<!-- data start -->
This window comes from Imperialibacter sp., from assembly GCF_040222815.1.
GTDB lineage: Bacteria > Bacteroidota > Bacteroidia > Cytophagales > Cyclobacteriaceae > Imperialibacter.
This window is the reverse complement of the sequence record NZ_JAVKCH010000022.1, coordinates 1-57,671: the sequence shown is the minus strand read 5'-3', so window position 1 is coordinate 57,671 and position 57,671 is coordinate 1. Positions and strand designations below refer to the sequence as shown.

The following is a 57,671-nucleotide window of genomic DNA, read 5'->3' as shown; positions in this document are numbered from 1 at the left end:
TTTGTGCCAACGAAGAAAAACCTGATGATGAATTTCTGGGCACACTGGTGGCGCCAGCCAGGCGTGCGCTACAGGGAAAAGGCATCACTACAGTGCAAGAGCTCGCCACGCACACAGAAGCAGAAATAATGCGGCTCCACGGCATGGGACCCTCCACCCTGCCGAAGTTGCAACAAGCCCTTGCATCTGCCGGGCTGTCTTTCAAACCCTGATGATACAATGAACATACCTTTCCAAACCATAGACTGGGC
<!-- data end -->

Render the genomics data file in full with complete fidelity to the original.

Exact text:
This window comes from Imperialibacter sp., from assembly GCF_040222815.1.
GTDB lineage: Bacteria > Bacteroidota > Bacteroidia > Cytophagales > Cyclobacteriaceae > Imperialibacter.
This window is the reverse complement of the sequence record NZ_JAVKCH010000022.1, coordinates 1-57,671: the sequence shown is the minus strand read 5'-3', so window position 1 is coordinate 57,671 and position 57,671 is coordinate 1. Positions and strand designations below refer to the sequence as shown.

The following is a 57,671-nucleotide window of genomic DNA, read 5'->3' as shown; positions in this document are numbered from 1 at the left end:
TTTGTGCCAACGAAGAAAAACCTGATGATGAATTTCTGGGCACACTGGTGGCGCCAGCCAGGCGTGCGCTACAGGGAAAAGGCATCACTACAGTGCAAGAGCTCGCCACGCACACAGAAGCAGAAATAATGCGGCTCCACGGCATGGGACCCTCCACCCTGCCGAAGTTGCAACAAGCCCTTGCATCTGCCGGGCTGTCTTTCAAACCCTGATGATACAATGAACATACCTTTCCAAACCATAGACTGGGC